Note: We view the sphere $S^1$ as $[0,1]$ with the endpoints identified, and equip it with its usual addition structure, and Lebesgue measure.

Question: Does there exist an absolute constant $C > 0$ such that for all $L^1$ functions $f: S^1 \to \mathbb R$,

$$\sup_{t \in S^1} \int_{S^1} |f(x + t) - f(x)| \, dx \geq C\int_{S^1} \left|f(x) - \left(\int_{S_1} f(y) \, dy\right) \right| \,dx\text{?}$$


1 Answer 1


Using the condition $\int_{S^1}dx=1$ and Jensen's inequality, we have $$\sup_{t\in S^1} \int_{S^1}dx\,|f(x + t)-f(x)| \ge\int_{S^1}dt\, \int_{S^1}dx\,|f(x + t)-f(x)| \\ =\int_{S^1}dx\, \int_{S^1}dt\,|f(x)-f(x + t)| \ge\int_{S^1}dx\, \Big|f(x)-\int_{S^1}dt\,f(x + t)\Big| \\ =\int_{S^1}dx\, \Big|f(x)-\int_{S^1}dy\,f(y)\Big|. $$ So, your conjectured inequality holds with $C=1$. $\quad\Box$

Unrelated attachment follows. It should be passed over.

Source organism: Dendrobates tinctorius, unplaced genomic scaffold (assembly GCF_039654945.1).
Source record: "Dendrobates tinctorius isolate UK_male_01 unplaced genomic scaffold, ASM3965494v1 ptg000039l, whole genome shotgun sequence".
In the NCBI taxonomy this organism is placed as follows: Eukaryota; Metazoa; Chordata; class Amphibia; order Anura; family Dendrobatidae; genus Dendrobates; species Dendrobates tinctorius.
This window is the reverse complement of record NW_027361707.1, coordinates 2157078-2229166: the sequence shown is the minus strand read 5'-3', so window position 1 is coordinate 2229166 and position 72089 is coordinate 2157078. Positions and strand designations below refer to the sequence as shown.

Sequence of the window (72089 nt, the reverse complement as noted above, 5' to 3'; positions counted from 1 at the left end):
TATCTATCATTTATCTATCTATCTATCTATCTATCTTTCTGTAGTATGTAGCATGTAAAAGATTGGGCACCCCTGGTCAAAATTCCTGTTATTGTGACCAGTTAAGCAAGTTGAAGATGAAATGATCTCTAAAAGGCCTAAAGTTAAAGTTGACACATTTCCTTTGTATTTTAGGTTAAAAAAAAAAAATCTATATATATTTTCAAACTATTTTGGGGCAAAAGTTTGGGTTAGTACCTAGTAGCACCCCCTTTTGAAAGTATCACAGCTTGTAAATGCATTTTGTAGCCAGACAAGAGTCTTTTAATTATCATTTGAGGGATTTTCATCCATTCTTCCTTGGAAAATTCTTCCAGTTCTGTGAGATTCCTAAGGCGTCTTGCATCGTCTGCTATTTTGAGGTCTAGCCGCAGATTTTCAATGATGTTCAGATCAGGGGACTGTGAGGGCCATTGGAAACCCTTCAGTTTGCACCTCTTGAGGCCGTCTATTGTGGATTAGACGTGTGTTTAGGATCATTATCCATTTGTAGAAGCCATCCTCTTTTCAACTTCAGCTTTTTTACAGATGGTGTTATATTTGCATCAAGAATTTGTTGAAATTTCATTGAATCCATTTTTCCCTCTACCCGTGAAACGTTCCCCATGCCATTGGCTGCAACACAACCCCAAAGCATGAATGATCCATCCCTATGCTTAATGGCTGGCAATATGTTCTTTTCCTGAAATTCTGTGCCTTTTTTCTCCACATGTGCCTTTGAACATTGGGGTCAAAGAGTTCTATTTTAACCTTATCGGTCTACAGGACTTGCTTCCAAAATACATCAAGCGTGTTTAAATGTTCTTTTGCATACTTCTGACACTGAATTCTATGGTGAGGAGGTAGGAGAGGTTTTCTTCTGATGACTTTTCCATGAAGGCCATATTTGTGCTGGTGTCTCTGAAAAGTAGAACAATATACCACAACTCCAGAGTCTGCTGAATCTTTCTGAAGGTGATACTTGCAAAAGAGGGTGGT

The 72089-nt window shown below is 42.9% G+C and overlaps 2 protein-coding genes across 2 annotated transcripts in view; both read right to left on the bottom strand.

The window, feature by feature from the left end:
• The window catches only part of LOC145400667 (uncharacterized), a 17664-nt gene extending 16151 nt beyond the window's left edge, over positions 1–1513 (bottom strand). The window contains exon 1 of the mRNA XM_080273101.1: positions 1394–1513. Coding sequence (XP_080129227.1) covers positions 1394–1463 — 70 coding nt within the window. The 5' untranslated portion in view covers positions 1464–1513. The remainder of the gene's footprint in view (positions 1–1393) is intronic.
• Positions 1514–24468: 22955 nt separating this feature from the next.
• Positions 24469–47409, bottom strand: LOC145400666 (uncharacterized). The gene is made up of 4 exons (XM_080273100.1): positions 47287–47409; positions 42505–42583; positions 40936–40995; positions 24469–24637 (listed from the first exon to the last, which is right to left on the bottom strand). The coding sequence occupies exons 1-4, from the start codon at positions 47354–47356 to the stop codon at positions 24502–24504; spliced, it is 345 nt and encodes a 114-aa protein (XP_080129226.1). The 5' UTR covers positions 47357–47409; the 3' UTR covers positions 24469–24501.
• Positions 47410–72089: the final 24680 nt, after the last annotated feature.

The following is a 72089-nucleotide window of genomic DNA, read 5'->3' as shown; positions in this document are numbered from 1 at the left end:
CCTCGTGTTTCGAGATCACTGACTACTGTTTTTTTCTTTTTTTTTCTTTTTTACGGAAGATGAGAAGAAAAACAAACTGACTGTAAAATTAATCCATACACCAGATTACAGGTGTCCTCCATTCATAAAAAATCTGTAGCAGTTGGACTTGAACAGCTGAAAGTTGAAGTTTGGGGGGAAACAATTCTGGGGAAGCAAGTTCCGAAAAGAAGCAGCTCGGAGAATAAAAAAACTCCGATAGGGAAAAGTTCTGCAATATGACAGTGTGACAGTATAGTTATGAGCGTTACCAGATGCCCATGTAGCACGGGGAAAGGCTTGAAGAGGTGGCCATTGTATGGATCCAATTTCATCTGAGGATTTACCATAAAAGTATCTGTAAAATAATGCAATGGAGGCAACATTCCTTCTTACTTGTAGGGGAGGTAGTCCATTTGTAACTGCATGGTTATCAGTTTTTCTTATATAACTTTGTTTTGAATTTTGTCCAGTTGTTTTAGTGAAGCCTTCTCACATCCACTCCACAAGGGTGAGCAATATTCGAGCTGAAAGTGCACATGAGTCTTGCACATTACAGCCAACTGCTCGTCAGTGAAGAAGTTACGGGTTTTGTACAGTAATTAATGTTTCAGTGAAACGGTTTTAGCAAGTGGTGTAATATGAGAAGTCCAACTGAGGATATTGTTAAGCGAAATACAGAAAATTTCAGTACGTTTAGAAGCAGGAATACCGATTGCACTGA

• 2
    $\begingroup$ $+1$, is $C=1$ optimal? $\endgroup$ Commented Aug 18, 2023 at 1:33
  • 1
    $\begingroup$ @mathworker21 : This is a good question. I don't think that $C=1$ is optimal. Do you have an idea about the optimal value? $\endgroup$ Commented Aug 18, 2023 at 1:39
  • $\begingroup$ @NateRiver It's the triangle inequality for integrals: $$\int_{S^1} \left| f(x) - \int_{S^1} f(x+t)dt \right| dx \le \int_{S^1} \int_{S^1} |f(x)-f(x+t)| dt dx.$$ $\endgroup$ Commented Aug 18, 2023 at 1:52
  • $\begingroup$ Oh.. so it is haha $\endgroup$
    – Nate River
    Commented Aug 18, 2023 at 1:52
  • 1
    $\begingroup$ The best constant is 1. This is seen best for measures: just take a $\delta$ at any point. For any $t$, the total variation of the difference between $\delta$ and $\delta_t$ is 2 as well as that of $\delta-1$. For functions, one approximates the $\delta$ with $\epsilon^{-1} \chi (0, \epsilon)$. $\endgroup$ Commented Aug 19, 2023 at 15:57

Your Answer

By clicking “Post Your Answer”, you agree to our terms of service and acknowledge you have read our privacy policy.

Not the answer you're looking for? Browse other questions tagged or ask your own question.